He didn’t mention this in relation to the red/black one but did mention that the paint’s completely stuffed so it’d need a full respray. That didn’t put me off, but the fact that it’s a lower spec car than the silver one did. If I’m going to go to the trouble of importing, then I want to get as much car as I can.

    1. Before I read this post tonight I was looking at Alfa GT/ GT Juniors on line and thought, Swade ought to stop searching out Fuvias and get one of these. Not quite as daring and cool, but still wonderful. Then again, how about a 2002, Swade? I’m not a BMW car guy, but (perhaps because I lusted for them as a kid) the 2002 always did something for me. Other nice thing is that BMW still supports the car and parts are available. Either way seems you could get more for your money.

      1. German’s just not doing it for me right now, Pierre. I like the 2002, but it’s missing that certain something. It might please you to know I’d be more likely to go French before German (except maybe for a 911).

        Obviously Lancia don’t support the Fulvia anymore, but you can still get most bits new. There’s a very good support network out there.

        1. My mate has a 2002 (actually, it’s an Alpina 1602), and it’s a fantastic car, ahead of its time in many ways (independent front and rear suspension for one thing). It sounds absolutely marvellous, looks very cool, drives beautifully – no surprise it’s fuelled my inspiration to get into a classic.

          But I’m not sure you save much. His has cost I would guess upwards of 18k – and it’s not quite perfect yet! Very close though..

    1. The $5K includes all the fees and charges needed to get it in my garage and registered for the road. All part of the cost, I’m afraid.

      If that price at your link is in Australian dollars, let’s talk 😉

  12. Hi,
    I’ve owned a series 1 Fulvia 2c Berlina for 16 years that had stood 21 years, and after my own experience with a piston ring breaking after deciding not to strip the engine, which meant a very expensive engine rebuild, with rebore and oversized pistons. I also had problems with gaskets that leaked oil, the worst one being between the crankcase and the block, with the only way to change this being a complete engine tear down, I wouldn’t chance NOT rebuilding the Blue cars engine.

    I know it’s your money and you can do what you like with it but if you intend performing the body mods please don’t buy the blue car or anything that is in original good condition, there are few enough of them about as it is without losing even more, besides which body modifications on Fulvias invariably decrease the value of your investment, so my money would be on the red rally prepared Fulvia which you’d have already said you would need to alter to suit your personal tastes .
    As you’ve already said though trim is hard to come come by for Fulvias particularily series 1’s, and I’d disagree with another comment that seats are easily available, if your talking original Fulvia that’s just not the case, as with all things you can more or less buy anything you want, but only if your willing to pay the price.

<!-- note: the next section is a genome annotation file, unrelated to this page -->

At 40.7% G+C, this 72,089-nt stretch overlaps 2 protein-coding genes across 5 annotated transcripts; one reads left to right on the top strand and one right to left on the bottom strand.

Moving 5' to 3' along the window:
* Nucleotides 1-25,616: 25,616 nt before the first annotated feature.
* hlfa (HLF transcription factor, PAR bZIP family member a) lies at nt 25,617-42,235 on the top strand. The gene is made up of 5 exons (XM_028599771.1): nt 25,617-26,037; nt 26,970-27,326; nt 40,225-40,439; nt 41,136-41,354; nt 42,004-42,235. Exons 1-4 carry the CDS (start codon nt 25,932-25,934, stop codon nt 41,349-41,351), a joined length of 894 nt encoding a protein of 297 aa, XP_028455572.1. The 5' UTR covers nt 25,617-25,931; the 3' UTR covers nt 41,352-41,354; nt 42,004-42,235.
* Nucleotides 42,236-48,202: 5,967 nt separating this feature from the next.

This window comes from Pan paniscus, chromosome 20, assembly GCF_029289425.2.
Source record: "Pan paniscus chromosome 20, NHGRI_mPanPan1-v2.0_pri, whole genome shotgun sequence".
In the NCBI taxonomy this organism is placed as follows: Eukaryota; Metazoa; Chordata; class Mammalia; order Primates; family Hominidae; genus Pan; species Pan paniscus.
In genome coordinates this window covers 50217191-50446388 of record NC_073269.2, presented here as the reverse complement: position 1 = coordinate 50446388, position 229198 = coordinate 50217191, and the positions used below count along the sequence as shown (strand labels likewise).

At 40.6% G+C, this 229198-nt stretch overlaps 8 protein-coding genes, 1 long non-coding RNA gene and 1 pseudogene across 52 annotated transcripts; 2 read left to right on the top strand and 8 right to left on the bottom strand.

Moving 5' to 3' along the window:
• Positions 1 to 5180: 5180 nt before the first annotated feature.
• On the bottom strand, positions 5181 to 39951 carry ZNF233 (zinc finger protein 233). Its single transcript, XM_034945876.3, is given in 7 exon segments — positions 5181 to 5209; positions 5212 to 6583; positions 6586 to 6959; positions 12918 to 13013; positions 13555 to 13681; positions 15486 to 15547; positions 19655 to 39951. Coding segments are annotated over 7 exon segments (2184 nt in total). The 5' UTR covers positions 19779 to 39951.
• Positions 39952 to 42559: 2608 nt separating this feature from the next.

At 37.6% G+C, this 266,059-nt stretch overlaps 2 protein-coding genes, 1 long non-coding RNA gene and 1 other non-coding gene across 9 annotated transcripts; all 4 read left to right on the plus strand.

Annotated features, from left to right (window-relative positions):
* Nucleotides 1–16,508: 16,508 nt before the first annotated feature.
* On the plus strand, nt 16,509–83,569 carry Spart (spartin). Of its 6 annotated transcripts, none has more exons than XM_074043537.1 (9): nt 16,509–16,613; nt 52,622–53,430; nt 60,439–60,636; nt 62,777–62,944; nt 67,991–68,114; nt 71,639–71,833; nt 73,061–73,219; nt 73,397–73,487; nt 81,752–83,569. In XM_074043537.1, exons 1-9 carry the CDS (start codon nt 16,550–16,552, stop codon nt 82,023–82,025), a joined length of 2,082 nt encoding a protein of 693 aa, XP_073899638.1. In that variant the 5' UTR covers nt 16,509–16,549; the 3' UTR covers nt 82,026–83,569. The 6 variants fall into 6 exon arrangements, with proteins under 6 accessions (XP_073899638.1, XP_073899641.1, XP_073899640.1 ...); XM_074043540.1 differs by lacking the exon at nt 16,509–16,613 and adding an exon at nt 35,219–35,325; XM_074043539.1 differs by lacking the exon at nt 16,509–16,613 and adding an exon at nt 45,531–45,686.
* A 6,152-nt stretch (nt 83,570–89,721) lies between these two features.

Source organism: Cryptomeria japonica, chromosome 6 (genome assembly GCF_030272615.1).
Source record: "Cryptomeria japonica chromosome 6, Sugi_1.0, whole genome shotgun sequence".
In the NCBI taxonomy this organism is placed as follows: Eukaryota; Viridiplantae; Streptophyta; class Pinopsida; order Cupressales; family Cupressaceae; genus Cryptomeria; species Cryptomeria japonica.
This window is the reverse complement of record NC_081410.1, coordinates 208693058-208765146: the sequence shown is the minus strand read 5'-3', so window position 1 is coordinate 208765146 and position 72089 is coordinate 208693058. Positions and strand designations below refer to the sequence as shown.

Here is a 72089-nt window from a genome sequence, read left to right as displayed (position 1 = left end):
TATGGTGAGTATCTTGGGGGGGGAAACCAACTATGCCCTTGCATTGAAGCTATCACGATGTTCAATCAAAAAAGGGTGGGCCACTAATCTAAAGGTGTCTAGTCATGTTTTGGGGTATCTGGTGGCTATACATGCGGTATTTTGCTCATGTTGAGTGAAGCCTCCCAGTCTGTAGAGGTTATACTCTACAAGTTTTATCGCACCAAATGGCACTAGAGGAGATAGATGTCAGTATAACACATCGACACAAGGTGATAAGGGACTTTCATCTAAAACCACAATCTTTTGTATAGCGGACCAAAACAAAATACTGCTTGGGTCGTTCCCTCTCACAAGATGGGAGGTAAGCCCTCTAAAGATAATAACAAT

If you can run to it though the fanalone would be great as long as you can confirm it is a genuine.
    original Fanalone, there are lookalikes out there pretending to be the genuine article.
    Be wary of South African Cars, a friend here bought one that had been shipped over to the UK by a Company in Capetown which appeared to be ok but very soon afterwards the troubles started and what at first seemed to be in good condition was a very cleverly disguised dog, costing it’s new owner many £1000’s to put it right.
    Just for information, not many people outside of the South African Lancia circles know that Fulvia’s were built under Licence in the Daihatsu factory in SA and carry a plate stating this by the original Lancia Chassis plate.
    Tony Seiler is also worth listening to, I met Tony when he was over in the UK earlier this year for the Lancia Motor Club Fulvia 50th weekend, and he certainly knows what he’s talking about.
    Whatever Fulvia you get I’m sure you won’t be disappointed as even 1.3’s are fantastic, I also used to own a series 1 1.3 Rallye Coupe and wish I still did, but when I’d restored my 2c back in 1999 I couldn’t afford to keep both.
    Good Hunting
    Fay66 UK

    1. Having owned a series 1 and currently a series 2, I prefer the series 1 in most respects and I have to say I’d be tempted by the blue car. I’d only buy from overseas if there was no option. The brown car in SA is a dreadful colour.
      Why don’t you get a car restorer or decent panel beater to check out the bluey ?
      Cheers from NZ

  13. I have a 1969 Lancia Fulvia Zagato 1.3s for sale
    it was imported from the UK in 2003, I have since stripped and sodablasted the body and undercoated.
    It is ready for the body work to commence.
    Due to unforeseen circumstances i cannot complete the vehicle.
    You can see pictures on
    contact me directly – Glen 0421 273 060